The Salina Journal from Salina, Kansas on June 27, 1976 · Page 8
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The Salina Journal from Salina, Kansas · Page 8

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Salina, Kansas
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Sunday, June 27, 1976
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Page 8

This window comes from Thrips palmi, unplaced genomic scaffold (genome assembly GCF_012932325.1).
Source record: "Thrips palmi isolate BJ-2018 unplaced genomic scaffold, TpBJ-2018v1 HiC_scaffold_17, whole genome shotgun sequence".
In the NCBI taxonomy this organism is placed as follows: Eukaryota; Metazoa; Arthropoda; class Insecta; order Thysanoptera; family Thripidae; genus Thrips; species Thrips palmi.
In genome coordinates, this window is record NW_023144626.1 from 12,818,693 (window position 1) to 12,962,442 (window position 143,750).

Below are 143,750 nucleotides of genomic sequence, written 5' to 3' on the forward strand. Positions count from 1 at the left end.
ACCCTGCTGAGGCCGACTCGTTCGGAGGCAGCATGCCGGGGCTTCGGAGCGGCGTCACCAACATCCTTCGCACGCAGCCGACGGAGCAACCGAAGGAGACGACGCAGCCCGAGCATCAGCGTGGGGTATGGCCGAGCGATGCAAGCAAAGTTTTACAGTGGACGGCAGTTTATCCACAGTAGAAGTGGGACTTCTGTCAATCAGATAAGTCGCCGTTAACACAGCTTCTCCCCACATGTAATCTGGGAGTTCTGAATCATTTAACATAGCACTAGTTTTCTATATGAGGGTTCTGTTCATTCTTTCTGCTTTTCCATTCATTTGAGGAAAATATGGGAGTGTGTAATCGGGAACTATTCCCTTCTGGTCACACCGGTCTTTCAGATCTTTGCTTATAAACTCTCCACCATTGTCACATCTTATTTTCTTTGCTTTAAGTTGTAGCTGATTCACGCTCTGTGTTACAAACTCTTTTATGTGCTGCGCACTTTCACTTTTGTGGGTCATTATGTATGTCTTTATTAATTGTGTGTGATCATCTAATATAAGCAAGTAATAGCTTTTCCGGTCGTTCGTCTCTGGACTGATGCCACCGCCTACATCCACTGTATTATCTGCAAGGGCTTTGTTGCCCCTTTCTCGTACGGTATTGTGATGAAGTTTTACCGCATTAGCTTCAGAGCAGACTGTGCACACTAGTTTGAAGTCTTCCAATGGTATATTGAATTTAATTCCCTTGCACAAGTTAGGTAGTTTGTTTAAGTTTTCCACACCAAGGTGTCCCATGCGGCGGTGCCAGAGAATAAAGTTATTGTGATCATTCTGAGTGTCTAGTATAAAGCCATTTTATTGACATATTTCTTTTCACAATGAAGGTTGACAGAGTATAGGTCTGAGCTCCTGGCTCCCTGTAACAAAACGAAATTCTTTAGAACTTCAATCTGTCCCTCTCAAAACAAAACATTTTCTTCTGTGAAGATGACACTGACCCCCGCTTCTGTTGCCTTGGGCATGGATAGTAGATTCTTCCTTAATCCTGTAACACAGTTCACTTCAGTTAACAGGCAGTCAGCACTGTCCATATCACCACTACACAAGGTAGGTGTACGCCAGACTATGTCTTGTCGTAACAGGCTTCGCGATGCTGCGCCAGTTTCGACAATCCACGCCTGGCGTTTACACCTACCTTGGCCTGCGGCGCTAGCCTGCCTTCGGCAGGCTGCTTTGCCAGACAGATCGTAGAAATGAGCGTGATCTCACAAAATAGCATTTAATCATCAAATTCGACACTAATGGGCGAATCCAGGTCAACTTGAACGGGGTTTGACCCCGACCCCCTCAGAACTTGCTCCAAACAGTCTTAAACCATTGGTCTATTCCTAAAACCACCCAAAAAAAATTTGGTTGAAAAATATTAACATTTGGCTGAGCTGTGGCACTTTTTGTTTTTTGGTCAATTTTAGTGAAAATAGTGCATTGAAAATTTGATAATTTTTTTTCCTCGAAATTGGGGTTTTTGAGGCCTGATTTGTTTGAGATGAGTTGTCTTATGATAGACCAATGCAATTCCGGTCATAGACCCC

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AAandy chose humor, not tears By TERENCE SMITH (C) New York Times TEL AVIV - "Most people spend their lives trying to prove to the world who and what they are. With me, it's the opposite. It's a constant battle to prove what I'm not." The voice was soft but direct, the tone matter-of-fact. Mandy Rice- Davies, who along with her friend Christine Keeler played the female lead in the 1963 British political sex scandal known as the Profumo affair, was sitting in her Tel Aviv restaurant talking about her life. She smoked steadily as she talked, exhaling straight up like a steam whistle, occasionally drawing long slender fingers through her shoulder-length, flaxen hair. The 13 years that have elapsed since the details of the Profumo affair shocked Britain and shook the foundations of the Conservative government have been kind to Mandy. Today, at 32, she still has the long-, legged, blonde, good looks that captivated the British photographers assembled outside Old Bailey courthouse in London as she and Miss Keeler testified about their relations with some of Britain's leading political and social figures. Elizabeth Ray's recent disclosures about her affair with Rep. Wayne Hays seem tame by comparison. Now separated from her Israeli husband, Rafi Shauli, a former El Al airline steward, Miss Rice-Davies divides her time between London and Tel Aviv. While she admits to a twinge of empathy for Miss Ray's sudden notoriety, she has barely had time to read the details of the case. She is currently starring in a hit Hebrew play on the Tel Aviv stage and has just finished filming a musical comedy, also in Hebrew, entitled "The Rabbi and the Shiksa." Shiksa is a Yiddish word for a gentile girl. An English-language version will be distributed in the United States later this year. Between her film and theater dates, she is busy running The Singing Bamboo, Tel Aviv's most successful Chinese restaurant, which is the latest in a succession of entertainment spots that she and her husband and some Israeli partners have opened here. First there was a discotheque called "Mandy's" which was immensely popular in the late 1960's, then a restaurant, Mandy's Drugstore," and now they are opening a new, informal restaurant, "Mandy's Candystore." Another Chinese restaurant with a small hotel attached is being renovated on the Greek Island of Rhodes. All of this keeps Mandy running at a hectic pace. She has become a familiar figure here, darting about Tel Aviv's streets, chatting with the fishermen in a waterfront cafe near her restaurant, playing tennis at the Tel Aviv Hilton. But even today, she says, when people hear her name, they think of the Profumo affair. "I can see it in their faces when I'm introduced," she said the other day. "There's that flash of recognition, especially with women. They become friends or enemies, instantly. They either decide they disapprove of me and show it, or they decide they like me, sometimes just to go against the c:owd." The experience is' nothing new, of course. "My reputation has always preceded me," she said with a smile. "My problem was learning how to deal with it. There are two things, you can do "when something like that happens to you so early in life. You can laugh or cry. "I tried to handle the whole thing with humor. It's the best defense mechanism in the world. Christine chose tears." The years in fact have treated the 2 girls vastly differently. In contrast to Mandy's outgoing, cheerful manner, Miss Keeler lives a largely secluded life today in London. There have been 2 unhappy marriages and a bitter custody fight over a child. "It's sad, really," Miss Rice-Davies said. "Christine has had a very tough time. She's a lovely, sensitive, sweet girl, but she always was attracted to men who treated her badly. I remember when we used to walk into a fancy cocktail party together in London. Christine could pick the bastard out of a room full of gentlemen. If there was a louse in the crowd, she'd go home with him." Looking back on it now, Miss Rice- Davies thinks the public reaction to their role in the Profumo affair was vastly exaggerated. "What did we do?" "After all, what did we really do?" she asked rhetorically. "Affairs with a few men. Everyone was doing it. Look what John Kennedy was up to. The press knew about it then, but they didn't breathe a word of it. Only now you read about it. Our bad luck was that the men happened to have famous names." The men were famous and wellplaced: John D. Profumo, then the Secretary of State for War, Lord Astor, Douglas Fairbanks jr., Dr. Stephen Ward, the society osteopath. The scandal erupted when Profumo first denied in the House of Commons and then admitted he had had an affair with Miss Keeler. He was forced to resign from the government, parliament and the Privy Council. Women Today Y9 The details of their parties at a rented cottage at Clivedon, the Astor estate in Buckinghamshire, were aired publicly during Ward's trial on morals charges. Among the frequent guests was Capt. Yevgeny Ivanov, a Russian naval attache at the London embassy, who had been under surveillance by British intelligence. It was his affair with. Miss Keeler, which went on while she was seeing Profumo, that added the national security element to the case. In the end, there were few legal consequences of the affair. Ward committed suicide in prison during the tiral. Profumo withdrew into seclusion and later devoted himself quietly to social work in London. He was officially "rehabilitated" last year when he was included on the Queen's honors list for his social work. Ivanov was recalled to the Soviet Union and never heard from again. The first years after the scandal were difficult for Miss Rice-Davies, who was still only 18 when the trial : concluded. ,r- "I really didn't know who I was, "'5 she recalled. "I lost myself in the'* 5 image of Mandy Rice-Davies. It was like playing a character on the stage or looking at yourself in a mirror. The trouble was that I knew it wasn't me and you can't go through a mirror without cutting yourself. "After a while I became holier than the pope," she continued. "I lived quietly, watched how I dressed, who I was with, what I said or did. I was creating a new person. That didn't work either, of course, so I finally settled on me as 1 am now." After a 2-year stint as a cabaret sing- . er in clubs around Europe, Miss Rice- Davies tried her hand at the stage. "I never had any formal training, "she said with a grin, "but 1 must be believable. "Once I played a 16-year-old virgin and no one in the audience laughed.", Sister Evangeline plans new career Lifestyles Iranian designer carries out his 'mission' Sister Evangeline Thomas, Marymount college director of college relations and special projects, will complete her f u l l - t i m e duties at Marymount June 30, ending a career that has spanned 4 decades. And then she will begin a new, exciting career. Her future duties will be concerned with 5 major projects and will include the leadership of a national project of religious women in America. She also will be a consultant to Marymount on a part-time basis. Beginning July 6, Sister Evangeline will be at the Center for Christian Concern, LaGrange, 111., where she will be one of 6 American Sisters of St. Joseph from thoughout the U.S. who will work as a team of archivists-historians with the Rev. Marius Nepper, French Jesuit. Fr. Nepper has discovered documents on the founding of the Sisters of St. Joseph in LePuy, France, in 1650. Sister Evangeline said the documents were considered lost during the French Revolution. During the past 8 years, French scholars among the Sisters of St. Joseph have worked with Fr. Nepper in translating the documents. Among these Sisters was Sister Francis Ellen Riordan, Maryrnount foreign language department chairman. Sister Evangeline will be a full-time historian for the Sisters of St. Joseph of Concordia, and her work with Fr. Nepper will provide her with data to update her book, "Footprints on the Frontier", the history of the Concordia order. In the course of the year. Sister Evangline will spend a month in Brazil getting material for a chapter in her book on the work of the Sisters of St. Joseph of Concordia in Brazil. The order established a mission in Teresina, Brazil, in 1963. It also has established a native congregation of Sisters there. In addition to her work with Fr. Nepper and her Brazilian research, on Sister Evangeline Thomas Sept. 1 Sister Evangeline will spearhead a national project for the Leadership Conference of Women in the United States. This project will involve archival material in some 650 Motherhouses of all religious congregations of women in the country. These historical documents date back to the establihment of each congregation in the late colonial and early national period of America's history. Sister Evangeline said that, hitherto, this vast resource for the social historian has not been available. She said the proposed publication will furnish a rich resource on the influence and impact of these women in educational, charitable and other works in the country. Sister Evangeline will organize the national project, write the proposal for foundation funding and secure the funding during the coming year. The data uncovered in this proposal will be computerized so it can be added to 3 projects on American women underway at the University of Minnesota, Smith college and Radcliffe college. A fourth endeavor for Sister Evangeline will be her assignment as a resource specialist on long-range planning for the Phelps-Stokes Fund of New York and Washington, D.C. This will involve working with designated colleges in their palnning efforts. Sister Evangeline will continue to live in Salina at 116 S. 9th, and will have her office at Medaille center, 148 N. Oakdale. TEHRAN - Keyvan Khosrovani, the 37-year-old ex-architect turned fashion designer, is a tiny dark man sitting in a cluttered all-red apartment talking about the leading woman in his life, Empress Farah Diba, Iran's elegant queen, for whom he creates the "official" wardrobe. "You see," Khosrovani whispers, as if somebody is listening, "the creative people in Iran don't get much recognition. Their names are buried. But the empress, who's a kindly soul, encourages us. We do our best to please her." Ten years ago Khosrovani, who has a master's degree in architecture from Tehran university, went to Paris for further studies. "I spent more time following the plays and sketching the costumes in the dark." He laughs. "Then I got more interested in the couture-showings than my architecture classes." Khosrovani's fashion designs, pen-and- ink works of art, eventually were displayed in a one-man show at the International House gallery, a part of Paris' City university. The empress, who heard about the showing, sasv the exhibit but was silent. At the time of Khosrovani's showing, she was buying couture from the top French fashion houses. Panned by critics Eventually Khosrovani was commissioned to create a government-owned inn in Naiin, a Tehran suburb. He houses of ancient Persia. He was excited by the architecture. His critics created the exterior to be a facsimile of the centuries-old mud-constructed were not. "I was told," he says sadly, "that the building was too humble. "I was advised it didn't relate to the grandeur of modern and future Iran." The empress, who has known Khosro- vani's family since both were teenagers, -- she, too, briefly studied architecture in Paris -- summoned him to the palace. She had followed the ups and downs of his career and was- "mis- sioning" him -- then and there -- to become her official fashion designer. Khosrovani was being "compelled" by his queen to quit architecture. "She told me'that she wanted to be dressed by an Iranian designer. She wanted Iranian-made batiks, brocades and silks used for her clothes. The "ornaments" -- mostly silk embroidery borders -- were to come direcly from Persian carpets, tiles or the designs on the domes of mosques. "It was strange that I was not upset by the suggestion. My acceptance was immediate and without regret. I accepted my mission with elation." Khosrovani, whose "mission" is to design Iranian fashions with a recognizable signature, has been the Empress's official dressmaker for nearly a decade. It is Khosrovani's clothes, fre- quently lauded in the Paris press, that she wears on state visits around the world. "The empress is in perfect shape," he says about her athletic figure. "She wears the same dresses and gowns season after season. Actually she has one favorite A-line gown with stand-up collar and bell sleeves that she has worn for 6 years." Although face veils were outlawed in Iran by the Shah, the vast majority of women, young and old, wear dark, dreary, drab veils that disguise their bodies under a swath of material. The annual per-capita income of the average Iranian is $1500 and the uniform veil becomes one of life's necessary practicalities. However, Khosrovani says, the empress has set herself up as a fashion example to Iranian women. "Every time the empress appears in public wearing Iranian clothes," he says, "she is giving off a million vibes. But the women don't always receive her message. Although she doesn't condemn the old ways of the veil, the empress's appearance suggests an alternate way of dressing. She shows that Iranian women should be neat, colorful and wear modern Iranian clothes." When the empress goes on a state visit, a legion of maids packs at least 20 Iranian outfits, always more than she needs for a 4-day stay in a foreign country. "Actually," says Khosrovani, "she takes extra outfits to offset possible emergencies like zippers that don't zip and servants who apply a too-hot iron to batiks and brocades." Apparently the empress shuns wearing the elaborate, eye-boggling jewels that are part of the Crown's collection. International royal protocol requires that queens wear state jewels when formally greeting each other," says Khosrovani. "When the Empress has to wear Iran's crown jewels, she thinks of them only as a symbol of her office." Khosrovani does all fittings at the imperial palace. The empress, a disciplined woman, stands "for hours : ' being fitted for gowns which are impeccably executed. "She never complains that her feet hurt or her back is tired" ' says Khosrovani. "When sne is very fatigued, she quietly asks for a tea break." "The simple life" The empress, who plays tennis daily, leads what Khosrovani calls "the simple life." It is, of course, a gross understatement because the empress's life is a round of official duties, parties and public appearances. "But," insists Khosrovani, "when she and the Shah have lunch together every day at 1 2 o'clock, they sit at a little round table and have salad and steak. She doesn't eat cavair and drink champagne." Khosrovani's clothes are cut and sewn at the home of a 40-year-old seamstress, Pari Zolfaghiari, who cuts patterns on her dining room table and sews on a small machine in her bedroom. "One day," dreams Khosrovani, "there will be top Iranian fashion salons in Tehran. Salons like Paris." Cab driver relys on hands for analysis of character By RALPH BLUMENTHAL (C) New York Times NEW YORK - When Erika Hoernig stepped into Bernard Korman's taxi outside the Hotel here the other morning, the cabbie took a long look at her hands. "You're fastidious, I can see that," he began, easing his cab through the thick midtown traffic. "Well-groomed fingernails, but not 3-inch spikes, either." As Mrs. Hoernig, a textile mill representative from Montreal in a beige suit, stared with astonishment and amusement, the balding, fast-talking cabbie proceeded with his analysis of her character. "Your open-handed gesture indicates an honest personality like, 'sure, this is me.' " Korman said, aping her spread- hands movement. "Hmm, good vein structure. Very expressive hands. Prober's finger. Even the way you're holding your glasses conveys thought, pensiveness, concentration. The left hand is the one you're born with. The right hand Is what you make your life. With left-handed people this is reversed." Then Korman pulled a Polaroid cam- era from his seat, turned around and, with his passenger's permission, snapped a photograph of her hands. He would add it, he explained, to his collection of thousands of pictures of hands that he uses to make drawings of hands. "I've always been interested in hands," said Korman, a smooth-faced 48-year-old former 'commercial artist from Brooklyn who turned to hacking "when things got slow" in 1952 and who soon found he could combine vocations. "Perfect portraits" "Hands make perfect portraits -you are the only one with your hands." he said. Inspired particularly, he said, by Michelangelo's creation of the Adam scene in the Sistine Chapel and Albrecht Durer's praying hands, he made an intensive study of the hand, even to the point of taking a 2-year course in palmistry taught by an expert from India. "Driving a cab gives me all the hands I could want," he said, displaying photographs and drawings of the hands of some of the dozens of celebrities who have hailed his cab over the years. Friends together Learning to enjoy the outdoor life is part of the training at the day camp sponsored by the Central Kansas Council of Girl Scouts, Inc. Here, several Salina area Brownies from the Libertv Belles unit vote during a business meeting. Their leaders were Shirley Train and Nora Frazer. Activi- ties ended Friday at Camp Sacajawea. (Journal Photo by Dennis Lundgren)